• @David Thornley: It makes sense to me. It's basically the experimental method. Or the empirical method. I don't see how you can deal with the identity issues of basically the plot of science fantasy fiction. Aug 29 '18 at 22:51
  • @David Thornley: You can deal with it in terms of the world built up by that piece of fiction but this bears only the most superficial relationship with the real world; and the relationship is backwards - it's the real world that informs and constructs the fictional world and not vice-versa. Aug 29 '18 at 22:56
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On the basis that teleportation isn't noticeably less philosophically confusing than identical cloning, I would conjecture that whoever ends up in chamber B could safely assume that they didn't exist in any meaningful way prior to the transformation.

As the premise of the question is that the person in chamber A can't know whether they are a clone or not, then it is entirely reasonable that they would be confused.

I also note MarkOxford's comment about the Lewis conjectures. If the question had been whether or not they actually did exist prior to the operation then settling those questions would be necessary.

Only if the person was completely convinced that, regardless of what happened, they definitely existed (or not) prior to the operation would the results be different. And that could, of course, occur whether or not it was actually or philosophically true.

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  • I think it matters either way whether Lewis was right. On his view, there’s not much to be confused about as there isn’t really a clone: there are two persons before and after the procedure, except they no longer overlap afterwards. Thus both are right in believing ‘I existed prior to the procedure’. The only thing they could be confused about (wonder about), is whether they still inhabit the same body; but that question can be posed without cloning/fission: Just imagine a machine that can swap your body while you sleep, leaving you with an exact duplicate of what you used to inhabit.
    – MarkOxford
    Nov 2 '17 at 14:14
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'So, after someone makes a clone of themselves, would they really get confused whether they existed before that moment?'

What existed before that moment was a being with a subset of unique properties. That being ceased to exist the moment the cloning operation occurred. There is no identity relationship with the pre-cloning body though there is one regarding indiscernibility with reference to what Derek Parfit called 'Relation R- psychological connectedness (namely, of memory and character) and continuity (overlapping chains of strong connectedness). However this 'Relation R' is not unique and thus can't resolve any confusion.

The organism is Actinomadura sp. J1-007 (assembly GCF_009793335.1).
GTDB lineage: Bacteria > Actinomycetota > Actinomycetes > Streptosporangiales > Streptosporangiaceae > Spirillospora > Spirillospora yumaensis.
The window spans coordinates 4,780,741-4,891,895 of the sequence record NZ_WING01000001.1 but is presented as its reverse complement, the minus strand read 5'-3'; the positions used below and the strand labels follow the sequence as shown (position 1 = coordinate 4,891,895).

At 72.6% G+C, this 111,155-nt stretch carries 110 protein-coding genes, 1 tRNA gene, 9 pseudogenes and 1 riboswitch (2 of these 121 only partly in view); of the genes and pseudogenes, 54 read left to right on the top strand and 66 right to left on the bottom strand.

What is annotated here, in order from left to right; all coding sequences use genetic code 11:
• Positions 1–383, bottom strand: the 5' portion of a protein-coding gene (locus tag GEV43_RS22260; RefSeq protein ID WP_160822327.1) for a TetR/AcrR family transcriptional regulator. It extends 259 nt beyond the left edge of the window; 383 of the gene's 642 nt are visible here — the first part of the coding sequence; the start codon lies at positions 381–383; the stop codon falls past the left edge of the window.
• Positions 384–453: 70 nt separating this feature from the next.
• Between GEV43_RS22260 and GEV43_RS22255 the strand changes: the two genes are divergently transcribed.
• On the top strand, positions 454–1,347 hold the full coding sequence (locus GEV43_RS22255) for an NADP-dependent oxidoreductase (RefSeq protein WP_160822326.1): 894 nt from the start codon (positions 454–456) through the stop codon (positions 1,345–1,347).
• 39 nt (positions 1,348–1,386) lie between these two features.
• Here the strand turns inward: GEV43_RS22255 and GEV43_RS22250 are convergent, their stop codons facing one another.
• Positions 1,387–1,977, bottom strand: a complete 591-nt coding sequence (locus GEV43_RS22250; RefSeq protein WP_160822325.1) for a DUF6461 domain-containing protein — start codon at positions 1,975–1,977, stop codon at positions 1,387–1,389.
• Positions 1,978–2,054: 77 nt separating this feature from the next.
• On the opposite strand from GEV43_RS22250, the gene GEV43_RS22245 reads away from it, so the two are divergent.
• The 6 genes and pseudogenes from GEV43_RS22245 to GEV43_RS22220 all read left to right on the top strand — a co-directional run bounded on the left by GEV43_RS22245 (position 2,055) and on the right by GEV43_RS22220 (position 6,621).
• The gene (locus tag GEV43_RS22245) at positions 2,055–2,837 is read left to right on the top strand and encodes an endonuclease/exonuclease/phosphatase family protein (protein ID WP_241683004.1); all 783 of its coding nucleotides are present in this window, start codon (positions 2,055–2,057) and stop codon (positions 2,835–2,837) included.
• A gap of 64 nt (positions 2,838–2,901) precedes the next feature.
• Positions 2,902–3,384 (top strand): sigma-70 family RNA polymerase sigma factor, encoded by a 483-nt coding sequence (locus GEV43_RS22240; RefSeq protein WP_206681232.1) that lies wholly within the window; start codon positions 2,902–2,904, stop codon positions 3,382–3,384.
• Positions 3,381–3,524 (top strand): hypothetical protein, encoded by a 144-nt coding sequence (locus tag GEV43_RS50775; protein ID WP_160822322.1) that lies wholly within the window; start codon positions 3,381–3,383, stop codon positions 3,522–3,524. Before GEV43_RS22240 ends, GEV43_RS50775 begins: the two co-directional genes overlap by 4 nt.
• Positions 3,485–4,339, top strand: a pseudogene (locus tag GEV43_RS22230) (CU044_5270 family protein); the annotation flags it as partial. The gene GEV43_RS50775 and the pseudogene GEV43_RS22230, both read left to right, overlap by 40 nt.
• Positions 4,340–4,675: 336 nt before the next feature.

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If the two people were identical at some point in the process, they were both in fact both the same person until they were no longer identical. A = B and B = A.

Now five minutes ago your brain and body were in a totally different state. The molecules have been moving around in your brain and body in space time as you have been reading this. You are probably not identical to any of the other yous that live in the immediate past or future in this part of the universe. The molecular makeup of your body also changes over time. This is the puzzle about personal identity. There seems to an assumption you are making about time in there. It could be that there is nothing changing. The people could be like little similar cartoon figures written on the pages of a book that only appear to be in movement when you quickly flip the pages.

It is true that we may not be able to really know whether the universe exists more than five minutes ago or not. The whole thing could have come into existence five minutes ago as it was five minutes ago, with all the memories of the past implanted. So we can always have that doubt if we choose. Your experience of the world and memories could also be coming from a random arrangement of some weird goop bubbling away in some unimaginable universe and nobody else has actually ever existed but you. The whole thing could blink out of existence any moment. That’s possible too. There are a lot of possibilities like that that are hard to ever rule out. There could be Gods creating universes just to test one person on something. If there is a God with unlimited power then it could be that none of those terrible things actually ever happened in the past and we don’t know if there is a problem with evil. Or aliens could be creating a simulation and you could be an artificial intelligence undergoing some sort of test, or perhaps people from the future with advanced technology playing some kind of immersive game. I’m not sure how you could ever know. Descartes’ demon can take many forms.